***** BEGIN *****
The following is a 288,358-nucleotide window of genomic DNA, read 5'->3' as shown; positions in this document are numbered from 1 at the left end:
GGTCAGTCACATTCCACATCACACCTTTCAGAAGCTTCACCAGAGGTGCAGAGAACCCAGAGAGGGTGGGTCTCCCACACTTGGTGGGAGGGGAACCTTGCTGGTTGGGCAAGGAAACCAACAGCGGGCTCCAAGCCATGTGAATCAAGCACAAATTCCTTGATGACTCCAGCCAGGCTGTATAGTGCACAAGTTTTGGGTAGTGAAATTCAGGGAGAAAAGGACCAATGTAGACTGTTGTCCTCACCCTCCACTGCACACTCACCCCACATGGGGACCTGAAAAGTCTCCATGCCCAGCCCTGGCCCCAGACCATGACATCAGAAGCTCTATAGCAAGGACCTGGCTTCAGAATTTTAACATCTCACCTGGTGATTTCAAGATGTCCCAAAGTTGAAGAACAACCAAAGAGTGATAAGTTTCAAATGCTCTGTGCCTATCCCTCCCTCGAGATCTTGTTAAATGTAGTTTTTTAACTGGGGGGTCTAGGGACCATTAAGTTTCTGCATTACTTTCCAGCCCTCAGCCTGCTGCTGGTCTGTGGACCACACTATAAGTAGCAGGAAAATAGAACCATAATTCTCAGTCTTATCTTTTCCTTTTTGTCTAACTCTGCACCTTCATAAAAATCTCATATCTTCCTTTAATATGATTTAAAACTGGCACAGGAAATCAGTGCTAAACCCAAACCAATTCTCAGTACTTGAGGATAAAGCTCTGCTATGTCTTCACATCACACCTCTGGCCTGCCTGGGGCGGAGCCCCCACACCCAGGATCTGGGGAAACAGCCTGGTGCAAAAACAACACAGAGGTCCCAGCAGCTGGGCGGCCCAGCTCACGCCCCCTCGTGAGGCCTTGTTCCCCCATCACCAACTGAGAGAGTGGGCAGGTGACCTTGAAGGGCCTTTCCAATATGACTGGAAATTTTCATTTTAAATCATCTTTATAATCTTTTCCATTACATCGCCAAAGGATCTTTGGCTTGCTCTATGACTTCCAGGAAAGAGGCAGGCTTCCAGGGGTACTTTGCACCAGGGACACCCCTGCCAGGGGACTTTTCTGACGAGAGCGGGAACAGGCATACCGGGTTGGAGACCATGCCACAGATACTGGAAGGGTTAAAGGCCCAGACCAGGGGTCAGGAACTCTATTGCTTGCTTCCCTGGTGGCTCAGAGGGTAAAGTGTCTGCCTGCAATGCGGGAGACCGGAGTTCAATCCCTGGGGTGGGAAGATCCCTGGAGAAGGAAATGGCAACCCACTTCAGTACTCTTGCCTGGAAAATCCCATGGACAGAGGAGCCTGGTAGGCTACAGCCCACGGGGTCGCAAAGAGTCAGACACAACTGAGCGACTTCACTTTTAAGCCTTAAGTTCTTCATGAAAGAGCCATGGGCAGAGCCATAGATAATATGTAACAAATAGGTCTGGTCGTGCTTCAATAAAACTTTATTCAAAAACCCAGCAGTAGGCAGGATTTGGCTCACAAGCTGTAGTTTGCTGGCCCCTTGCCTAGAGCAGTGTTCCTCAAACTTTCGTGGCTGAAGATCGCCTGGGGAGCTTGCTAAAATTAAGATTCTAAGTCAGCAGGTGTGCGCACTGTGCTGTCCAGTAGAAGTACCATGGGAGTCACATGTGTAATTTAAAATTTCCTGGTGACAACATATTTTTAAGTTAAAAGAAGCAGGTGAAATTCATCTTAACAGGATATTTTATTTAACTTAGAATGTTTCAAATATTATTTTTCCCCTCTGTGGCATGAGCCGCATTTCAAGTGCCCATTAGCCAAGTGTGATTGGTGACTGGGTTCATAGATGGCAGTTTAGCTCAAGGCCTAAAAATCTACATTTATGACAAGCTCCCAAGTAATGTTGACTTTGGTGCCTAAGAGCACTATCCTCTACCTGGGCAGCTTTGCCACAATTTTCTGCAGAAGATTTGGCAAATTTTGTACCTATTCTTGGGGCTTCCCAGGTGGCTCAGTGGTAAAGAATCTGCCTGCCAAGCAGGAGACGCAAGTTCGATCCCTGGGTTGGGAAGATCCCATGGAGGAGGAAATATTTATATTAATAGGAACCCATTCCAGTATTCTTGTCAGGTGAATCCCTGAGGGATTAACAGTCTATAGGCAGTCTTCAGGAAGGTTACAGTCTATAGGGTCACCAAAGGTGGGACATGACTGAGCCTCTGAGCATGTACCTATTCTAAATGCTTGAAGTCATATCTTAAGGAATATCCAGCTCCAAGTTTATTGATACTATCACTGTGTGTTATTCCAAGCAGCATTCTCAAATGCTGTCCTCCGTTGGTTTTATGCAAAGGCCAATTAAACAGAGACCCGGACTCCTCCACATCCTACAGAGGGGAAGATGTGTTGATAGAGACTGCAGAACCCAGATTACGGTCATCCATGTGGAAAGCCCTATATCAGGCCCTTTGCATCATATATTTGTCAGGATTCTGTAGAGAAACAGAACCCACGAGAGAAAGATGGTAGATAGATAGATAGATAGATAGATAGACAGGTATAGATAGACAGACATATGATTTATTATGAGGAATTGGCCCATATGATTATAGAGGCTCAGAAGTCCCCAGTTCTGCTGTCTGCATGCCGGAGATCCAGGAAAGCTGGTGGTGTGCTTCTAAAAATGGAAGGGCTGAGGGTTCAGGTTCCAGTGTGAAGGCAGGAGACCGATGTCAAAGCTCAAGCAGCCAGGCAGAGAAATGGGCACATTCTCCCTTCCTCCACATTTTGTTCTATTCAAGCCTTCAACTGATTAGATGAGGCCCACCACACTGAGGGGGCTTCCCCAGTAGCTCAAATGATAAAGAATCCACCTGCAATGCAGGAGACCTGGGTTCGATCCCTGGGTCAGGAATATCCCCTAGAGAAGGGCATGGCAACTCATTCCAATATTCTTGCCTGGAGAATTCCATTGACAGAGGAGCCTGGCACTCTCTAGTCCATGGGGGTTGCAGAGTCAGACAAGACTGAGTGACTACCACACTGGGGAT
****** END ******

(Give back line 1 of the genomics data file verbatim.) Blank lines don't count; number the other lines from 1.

The following is a 288,358-nucleotide window of genomic DNA, read 5'->3' as shown; positions in this document are numbered from 1 at the left end: